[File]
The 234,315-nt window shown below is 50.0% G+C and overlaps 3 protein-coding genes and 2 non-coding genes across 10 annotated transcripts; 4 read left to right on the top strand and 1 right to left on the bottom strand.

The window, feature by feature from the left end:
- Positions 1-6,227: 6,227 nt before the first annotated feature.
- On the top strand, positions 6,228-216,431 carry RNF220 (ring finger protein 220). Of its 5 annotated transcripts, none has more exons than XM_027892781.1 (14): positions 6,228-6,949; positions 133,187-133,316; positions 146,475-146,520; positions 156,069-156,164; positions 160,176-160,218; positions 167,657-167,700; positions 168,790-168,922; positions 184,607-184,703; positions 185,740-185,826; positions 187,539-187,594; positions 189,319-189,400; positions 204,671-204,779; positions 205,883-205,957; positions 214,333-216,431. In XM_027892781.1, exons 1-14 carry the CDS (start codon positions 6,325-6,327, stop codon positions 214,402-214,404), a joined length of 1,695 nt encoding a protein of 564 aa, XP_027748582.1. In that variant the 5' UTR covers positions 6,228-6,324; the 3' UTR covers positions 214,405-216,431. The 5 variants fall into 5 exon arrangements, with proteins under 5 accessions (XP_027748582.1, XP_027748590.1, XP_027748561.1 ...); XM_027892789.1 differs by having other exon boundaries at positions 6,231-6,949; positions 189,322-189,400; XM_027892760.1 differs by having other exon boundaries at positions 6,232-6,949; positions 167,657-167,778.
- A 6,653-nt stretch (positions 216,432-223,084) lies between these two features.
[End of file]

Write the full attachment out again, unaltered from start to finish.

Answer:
The 234,315-nt window shown below is 50.0% G+C and overlaps 3 protein-coding genes and 2 non-coding genes across 10 annotated transcripts; 4 read left to right on the top strand and 1 right to left on the bottom strand.

The window, feature by feature from the left end:
- Positions 1-6,227: 6,227 nt before the first annotated feature.
- On the top strand, positions 6,228-216,431 carry RNF220 (ring finger protein 220). Of its 5 annotated transcripts, none has more exons than XM_027892781.1 (14): positions 6,228-6,949; positions 133,187-133,316; positions 146,475-146,520; positions 156,069-156,164; positions 160,176-160,218; positions 167,657-167,700; positions 168,790-168,922; positions 184,607-184,703; positions 185,740-185,826; positions 187,539-187,594; positions 189,319-189,400; positions 204,671-204,779; positions 205,883-205,957; positions 214,333-216,431. In XM_027892781.1, exons 1-14 carry the CDS (start codon positions 6,325-6,327, stop codon positions 214,402-214,404), a joined length of 1,695 nt encoding a protein of 564 aa, XP_027748582.1. In that variant the 5' UTR covers positions 6,228-6,324; the 3' UTR covers positions 214,405-216,431. The 5 variants fall into 5 exon arrangements, with proteins under 5 accessions (XP_027748582.1, XP_027748590.1, XP_027748561.1 ...); XM_027892789.1 differs by having other exon boundaries at positions 6,231-6,949; positions 189,322-189,400; XM_027892760.1 differs by having other exon boundaries at positions 6,232-6,949; positions 167,657-167,778.
- A 6,653-nt stretch (positions 216,432-223,084) lies between these two features.